To Fail, And Know We Fail

From the Story Arc: Hymn Of Breaking Strain

Previous Story in the Arc: The Stress That Shears a Rivet by Dr. Bella Dawn Parker (Monday, August 14, 2006)

Next Story in the Arc: The Hymn Of Breaking Strain by Dr. Bella Dawn Parker (Wednesday, August 16, 2006)

(posted Wednesday, August 16, 2006)

((endless thanks to Red Djinni for RPing this with me))

There was only one answer. The Circle of Thorns Soul-Severing rite. Vickie could do it. Bella knew she knew how. The question was, could she talk Vickie into it?

Not alone. No, probably not alone. But there was someone who could talk her into it.

She picked up the comm. and hit Red Djinni’s sig. “If you're not ass-deep in Malta, I need to talk to you, Red,” she said.

“I'm Malta-deep in ass,” came the reply. “One second.” She was used to talking to Red on comm., and it did not surprise her at all to hear the sound of detonations. “Paragon's finest is on the scene now... just speaking to the sergeant.”

She waited, mentally hearing the conversation that was going on.

“Alright, I'm yours. What's on your mind, Blue Belle?”

She wondered if the tension in her voice was as obvious to him as it was to her. “Something...I need your help on. Not a job.”

“Oh good. Vic's been saying I've been working too much.” He sounded…jaunty.

“Vic....” It was as if he had been reading her mind, and not the other way around. “Yeah, it's kind of about Vic.”

His response was immediate. “What about Vic?”

“Just meet me at CCCP HQ. I kind of have to show you something,” she temporized.

There was a significant pause. “Alright, I'm en route.”

She’d changed to protocols for the front door, but Red was always allowed it. He looked around. “You've changed it. REALLY changed it.”

She shrugged, feeling as tight as a banjo string. “Yeah, it's the rebuild.”

“Are we moving?” He had to be thinking of her threat to take CCCP out of Paragon.

She paused, “...well, that's part of what I have to show you. First I need some of your blood.”

He smirked. “You mynx.”

She grabbed his hand, lanced the little finger, it, took the tiny blood sample and dropped it on a Portal Key.

“Anything else? Sperm sample?” he leered.

She managed a faint chuckle. “No, this'll do. I'll leave that sort of collecting to Vic.”

“Talk to her. She might sell you the tapes,” he replied. Evidently he hadn’t yet picked up on her tension. Good. “Here,” she handed him the key. “Slot that into wherever your other keys go and follow me.”

For a moment it looked as if he was considering saying something whimsical, but shrugged and followed her.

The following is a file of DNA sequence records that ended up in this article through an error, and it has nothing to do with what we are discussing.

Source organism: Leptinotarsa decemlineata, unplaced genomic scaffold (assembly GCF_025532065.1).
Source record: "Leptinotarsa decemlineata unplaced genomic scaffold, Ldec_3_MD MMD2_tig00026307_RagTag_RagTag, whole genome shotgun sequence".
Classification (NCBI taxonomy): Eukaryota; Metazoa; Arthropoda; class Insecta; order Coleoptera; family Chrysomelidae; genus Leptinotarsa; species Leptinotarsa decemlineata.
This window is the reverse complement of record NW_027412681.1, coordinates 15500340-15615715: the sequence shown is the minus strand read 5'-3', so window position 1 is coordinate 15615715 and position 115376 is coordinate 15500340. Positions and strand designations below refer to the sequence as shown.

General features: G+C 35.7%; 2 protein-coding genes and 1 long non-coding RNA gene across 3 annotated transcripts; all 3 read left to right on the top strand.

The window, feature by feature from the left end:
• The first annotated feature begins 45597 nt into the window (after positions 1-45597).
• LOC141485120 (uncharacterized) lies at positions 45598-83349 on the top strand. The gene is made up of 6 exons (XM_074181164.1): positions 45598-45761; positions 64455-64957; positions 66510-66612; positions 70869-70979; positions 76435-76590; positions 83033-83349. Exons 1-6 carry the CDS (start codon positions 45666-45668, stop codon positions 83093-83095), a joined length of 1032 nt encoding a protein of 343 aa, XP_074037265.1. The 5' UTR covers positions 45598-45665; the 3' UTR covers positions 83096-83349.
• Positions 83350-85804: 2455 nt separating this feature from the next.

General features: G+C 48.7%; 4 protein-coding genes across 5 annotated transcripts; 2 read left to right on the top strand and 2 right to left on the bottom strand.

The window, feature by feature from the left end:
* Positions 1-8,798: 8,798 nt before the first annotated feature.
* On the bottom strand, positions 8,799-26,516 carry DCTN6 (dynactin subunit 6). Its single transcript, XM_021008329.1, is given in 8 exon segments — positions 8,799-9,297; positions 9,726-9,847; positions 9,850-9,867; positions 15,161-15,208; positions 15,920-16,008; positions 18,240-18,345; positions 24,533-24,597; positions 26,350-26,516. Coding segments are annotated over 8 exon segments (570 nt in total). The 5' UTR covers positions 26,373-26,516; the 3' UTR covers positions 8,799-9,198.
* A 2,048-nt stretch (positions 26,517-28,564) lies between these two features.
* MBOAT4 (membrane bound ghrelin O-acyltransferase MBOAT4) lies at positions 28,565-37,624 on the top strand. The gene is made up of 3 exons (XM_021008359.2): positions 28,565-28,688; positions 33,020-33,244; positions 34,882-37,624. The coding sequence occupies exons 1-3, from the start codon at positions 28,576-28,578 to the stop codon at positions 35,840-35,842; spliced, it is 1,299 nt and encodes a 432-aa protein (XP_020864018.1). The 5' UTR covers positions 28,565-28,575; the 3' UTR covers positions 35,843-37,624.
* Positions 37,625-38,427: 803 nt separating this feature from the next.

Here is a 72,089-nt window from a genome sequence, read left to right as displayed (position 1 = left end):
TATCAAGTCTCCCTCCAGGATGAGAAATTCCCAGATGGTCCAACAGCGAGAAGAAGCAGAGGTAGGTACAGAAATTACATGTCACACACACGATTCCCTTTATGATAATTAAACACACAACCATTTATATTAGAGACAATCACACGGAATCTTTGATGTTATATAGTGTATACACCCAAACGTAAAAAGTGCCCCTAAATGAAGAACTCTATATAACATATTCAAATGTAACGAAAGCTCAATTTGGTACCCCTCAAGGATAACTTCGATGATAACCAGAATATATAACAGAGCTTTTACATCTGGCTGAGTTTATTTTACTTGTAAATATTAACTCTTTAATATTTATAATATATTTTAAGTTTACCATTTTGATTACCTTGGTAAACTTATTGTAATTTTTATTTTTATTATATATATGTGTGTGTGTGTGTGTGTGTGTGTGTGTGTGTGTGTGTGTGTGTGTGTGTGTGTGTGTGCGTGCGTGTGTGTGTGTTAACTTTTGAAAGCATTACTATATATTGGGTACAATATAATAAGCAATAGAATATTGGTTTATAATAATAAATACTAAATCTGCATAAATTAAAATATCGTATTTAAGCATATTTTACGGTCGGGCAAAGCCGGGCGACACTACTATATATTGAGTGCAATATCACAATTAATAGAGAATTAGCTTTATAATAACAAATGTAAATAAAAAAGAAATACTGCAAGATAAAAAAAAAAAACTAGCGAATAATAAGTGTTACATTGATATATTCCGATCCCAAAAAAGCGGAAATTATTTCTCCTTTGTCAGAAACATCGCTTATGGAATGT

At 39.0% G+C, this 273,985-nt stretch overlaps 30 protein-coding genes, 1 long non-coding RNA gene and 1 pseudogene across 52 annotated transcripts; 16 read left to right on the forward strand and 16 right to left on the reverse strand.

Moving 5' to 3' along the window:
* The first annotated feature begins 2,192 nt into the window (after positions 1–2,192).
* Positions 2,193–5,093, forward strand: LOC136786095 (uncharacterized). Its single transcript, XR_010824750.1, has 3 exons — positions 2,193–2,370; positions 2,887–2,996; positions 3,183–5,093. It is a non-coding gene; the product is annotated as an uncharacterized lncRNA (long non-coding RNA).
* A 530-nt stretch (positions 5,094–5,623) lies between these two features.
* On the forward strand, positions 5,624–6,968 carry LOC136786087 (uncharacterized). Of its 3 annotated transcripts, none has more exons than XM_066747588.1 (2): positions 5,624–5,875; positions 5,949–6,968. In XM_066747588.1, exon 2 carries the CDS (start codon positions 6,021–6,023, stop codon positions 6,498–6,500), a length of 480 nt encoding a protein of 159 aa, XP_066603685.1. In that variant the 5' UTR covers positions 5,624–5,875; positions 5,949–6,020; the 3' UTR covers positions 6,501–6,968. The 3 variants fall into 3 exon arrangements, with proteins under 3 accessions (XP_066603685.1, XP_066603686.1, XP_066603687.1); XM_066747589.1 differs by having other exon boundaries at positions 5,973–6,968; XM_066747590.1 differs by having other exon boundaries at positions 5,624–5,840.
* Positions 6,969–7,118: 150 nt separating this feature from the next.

“You're the first outsider to get one of these,” she told him.

“Yeah? Lucky ol' outsider me.”

She led him to the bank of Teleporters. “Pick a Hazard Zone Porter, a third option will come up, marked Sanctuary. Take that.”

Porter hops were short. This one was a tiny bit longer, but not so that anyone would casually notice. But Red was sensitive enough to notice the vibrating, moving deck and some of the other differences, slight though they might be.”

He did a double-take. “You're giving me access to the CCCP's sanctuary. Somewhere, Nat is swearing.”

She snorted. “If it all goes pear-shaped, you'll be on the list too. Nat can blow me.”

His eyebrows waggled. “Stop it, I take it we're here on business. We can indulge my fantasies later.”

She managed another faint chuckle, but turned immediately serious. “Next to Vic, you're my first, best friend in this town. If I can't trust you, who the hell can I trust?” She led him along the corridors, going deliberately out of the way. She was going to have to work up to this.

He was, frankly, gawking. “Christ, how big is this place?”

“It's a container ship,” she said, with just a touch of pride. “347 meters long, 48 meters across the beam: built for Maersk in 2000, decommissioned because she was built for the North Sea and she's too deep a draft for most warm water ports.”

He smirked. “Don't let Eagle know about this place... he'll try to one-up you guys.”
She continued to give him the nickel tour, stalling for time and to calm herself down.

He smirked as he saw what was obviously the exterior of Shuma's room, covered in magazine clip-outs and pictures she'd drawn. She had to smile herself. “Cute huh? Officer's quarters are for the Murdocks for now, part of Astra's therapy. There is now one absolutely safe place she knows she and the family can go to.”

“That's, uh, a great toilet,” he finally said, and sighed. “What are we here for, Bella? It can't be just to show me this.”